As several 4-H students spilled out of the van in a small parking lot in Athens, they exclaimed: “This isn’t the zoo.”
As we entered Bear Hollow Wildlife Park and approached the exhibit where 16-year-old Lavendar Harris was feeding and brushing the deer and turkeys, several of the children were interested to see their fellow 4-H’er on the other side of the fence.
But a few teens still weren’t quite sold.
A few minutes later, Harris left the group to let the bobcat out of his night enclosure so she could clean it.
“Ewwww,” one teen said. “I wouldn’t do that!”
But before long, they were all under the enchantment of Bear Hollow.
Harris invited fellow 4-H’ers to the zoo during fall break to see where she volunteers each week as a junior intern supervisor. A few other 4-H’ers also volunteer on weekends and at special events.
She gave us the grand tour of bears, otters, eagles, owls and reptiles, including the subject of her 4-H demonstration, the blue tongued skink.
We also stepped behind the scenes to see what’s kept in the zoo’s freezers and refrigerator for all the park’s residents.
Jenny Kvapil, program specialist at Bear Hollow, put on an educational program for our group while Lavendar finished her other duties for the day.
We learned how the zoo gained most of its native animals after they were injured and how it gained other more exotic animals after they had been kept as pets, and why they can’t be re-released to the wild. We also visited with an owl, snake and hedgehog.
The zoo is free and only an hour’s drive from Covington. It is located at 293 Gran Ellen Drive in Athens, and adjoins trails, picnic areas and a playground.
No one wanted to leave, even after I admitted we were eating on campus at one of the University of Georgia’s cafeterias instead of dining from the zoo’s kitchens full of mice and other not-so-appetizing options.
We headed down the street and caught a bus for East Campus Village.
“My dad told me to be careful,” said one 4-H’er. (“Definitely,” I replied.)
“I want to go to Tech,” chimed in another. (“Great!”)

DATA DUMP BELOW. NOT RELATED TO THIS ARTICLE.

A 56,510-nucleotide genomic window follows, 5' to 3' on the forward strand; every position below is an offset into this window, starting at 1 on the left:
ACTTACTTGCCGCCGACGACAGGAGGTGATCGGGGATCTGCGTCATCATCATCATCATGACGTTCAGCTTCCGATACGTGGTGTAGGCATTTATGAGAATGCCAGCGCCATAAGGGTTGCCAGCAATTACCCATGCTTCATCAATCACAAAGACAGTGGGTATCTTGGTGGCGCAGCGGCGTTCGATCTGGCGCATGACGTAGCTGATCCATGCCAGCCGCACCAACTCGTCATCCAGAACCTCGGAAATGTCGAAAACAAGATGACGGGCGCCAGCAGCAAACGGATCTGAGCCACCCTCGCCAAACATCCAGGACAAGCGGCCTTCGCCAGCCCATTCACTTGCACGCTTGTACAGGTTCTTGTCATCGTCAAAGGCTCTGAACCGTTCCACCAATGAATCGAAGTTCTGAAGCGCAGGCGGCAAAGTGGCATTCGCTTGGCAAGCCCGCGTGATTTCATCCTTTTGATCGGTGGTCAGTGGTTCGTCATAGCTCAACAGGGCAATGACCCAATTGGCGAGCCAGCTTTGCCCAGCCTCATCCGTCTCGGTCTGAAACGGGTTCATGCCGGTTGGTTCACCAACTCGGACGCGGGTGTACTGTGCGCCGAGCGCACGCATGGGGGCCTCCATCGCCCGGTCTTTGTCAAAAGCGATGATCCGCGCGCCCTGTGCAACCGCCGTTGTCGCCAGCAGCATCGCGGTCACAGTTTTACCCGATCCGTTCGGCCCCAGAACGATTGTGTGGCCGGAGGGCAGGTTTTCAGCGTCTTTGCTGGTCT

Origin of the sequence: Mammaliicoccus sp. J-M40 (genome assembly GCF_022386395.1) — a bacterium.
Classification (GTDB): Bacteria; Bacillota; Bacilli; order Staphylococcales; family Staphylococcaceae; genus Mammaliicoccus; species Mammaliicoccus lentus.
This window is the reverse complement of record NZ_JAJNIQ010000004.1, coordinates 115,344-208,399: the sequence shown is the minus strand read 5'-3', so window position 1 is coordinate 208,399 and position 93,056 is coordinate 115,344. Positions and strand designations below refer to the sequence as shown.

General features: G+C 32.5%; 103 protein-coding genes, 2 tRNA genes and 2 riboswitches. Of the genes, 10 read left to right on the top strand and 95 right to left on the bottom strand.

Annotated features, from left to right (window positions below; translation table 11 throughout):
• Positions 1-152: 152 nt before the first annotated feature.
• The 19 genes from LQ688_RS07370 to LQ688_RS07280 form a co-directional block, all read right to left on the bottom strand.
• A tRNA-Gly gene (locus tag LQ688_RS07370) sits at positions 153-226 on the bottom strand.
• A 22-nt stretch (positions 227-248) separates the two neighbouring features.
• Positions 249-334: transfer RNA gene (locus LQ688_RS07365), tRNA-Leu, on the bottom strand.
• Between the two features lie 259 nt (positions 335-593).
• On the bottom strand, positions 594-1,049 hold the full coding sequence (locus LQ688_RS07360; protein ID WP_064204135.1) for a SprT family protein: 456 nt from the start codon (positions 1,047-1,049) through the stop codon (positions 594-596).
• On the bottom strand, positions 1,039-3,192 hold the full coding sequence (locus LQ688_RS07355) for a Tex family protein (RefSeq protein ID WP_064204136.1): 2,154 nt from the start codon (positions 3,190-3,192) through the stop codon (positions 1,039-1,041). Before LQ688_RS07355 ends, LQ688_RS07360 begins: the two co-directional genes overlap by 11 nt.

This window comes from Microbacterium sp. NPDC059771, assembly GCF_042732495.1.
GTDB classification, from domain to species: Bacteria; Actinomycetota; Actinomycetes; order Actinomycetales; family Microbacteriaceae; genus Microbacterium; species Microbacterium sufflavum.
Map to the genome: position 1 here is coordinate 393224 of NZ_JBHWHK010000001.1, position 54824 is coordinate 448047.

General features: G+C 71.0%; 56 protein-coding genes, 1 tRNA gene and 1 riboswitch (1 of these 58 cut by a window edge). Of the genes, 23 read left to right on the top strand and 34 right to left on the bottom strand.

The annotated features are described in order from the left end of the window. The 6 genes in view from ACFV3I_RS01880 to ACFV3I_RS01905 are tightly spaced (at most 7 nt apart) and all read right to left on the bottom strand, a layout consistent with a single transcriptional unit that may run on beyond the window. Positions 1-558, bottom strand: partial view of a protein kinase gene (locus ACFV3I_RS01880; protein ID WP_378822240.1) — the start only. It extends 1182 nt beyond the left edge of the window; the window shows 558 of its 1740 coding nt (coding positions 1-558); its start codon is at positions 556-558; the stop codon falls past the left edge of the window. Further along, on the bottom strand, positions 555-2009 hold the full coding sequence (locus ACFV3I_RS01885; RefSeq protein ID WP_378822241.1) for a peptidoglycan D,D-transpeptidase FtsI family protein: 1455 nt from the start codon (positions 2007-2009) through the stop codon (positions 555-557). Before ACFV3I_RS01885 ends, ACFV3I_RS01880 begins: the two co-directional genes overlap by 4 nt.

“Are we going to see all of campus?” asked yet another. (“Not hardly!”)
I attempted to address each concern and question as we navigated the bus system with 13 children, but as soon as we reached the dining hall every thought turned to food.
Hot wings, pizza, grilled cheese sandwiches, omelets, tater tots, smoothies, cereal, ice cream, soups, coffee, hot chocolate, soft drinks, waffles, green beans, salad, pretzel salad, oranges, apples, bananas… they all found their way to our tables, and not a drop was wasted.
On a 4-H trip in ninth grade, I ate Capt’n Crunch and ice cream every night for dinner and immediately declared I was going to UGA. I’m still convinced that the dining hall is the single best recruiting tool.
“I didn’t get any fries, and they even had curly fries!” lamented one 4-H’er.
Finally, convinced they couldn’t hold another bite, we slowly made our way up Ag Hill to Conner Hall, briefly pointing out our parent college, the College of Agricultural and Environmental Sciences, before heading over to the Science Library.
They were dragging a bit by the time we stepped down a side hall to the MakerSpace, but as soon as they realized what was in this room all eyes were wide open again.
This small space inside the UGA Science Library holds three 3D printers, a wood laser cutter, a vinyl cutter, and a table full of Arduinos, RasberryPi, LittleBits, Makey Makeys and more. (And no, the raspberry one isn’t anything to do with lunch.)
University students, faculty and staff can create projects with all the latest technology, and old projects were scattered across the room, eliciting oohs and aahs from the group.
Even the student still talking about Georgia Tech had to admit, the best part of this stop was the word free.
They went ahead and added the UGA MakerSpace as the first stop on our next UGA trip for spring.
I’m envisioning a new vinyl sticker for the 4-H bus, but I have a feeling they have much bigger plans in mind.
Terri Fullerton is a County Extension Agent in 4-H Youth with University of Georgia Cooperative Extension.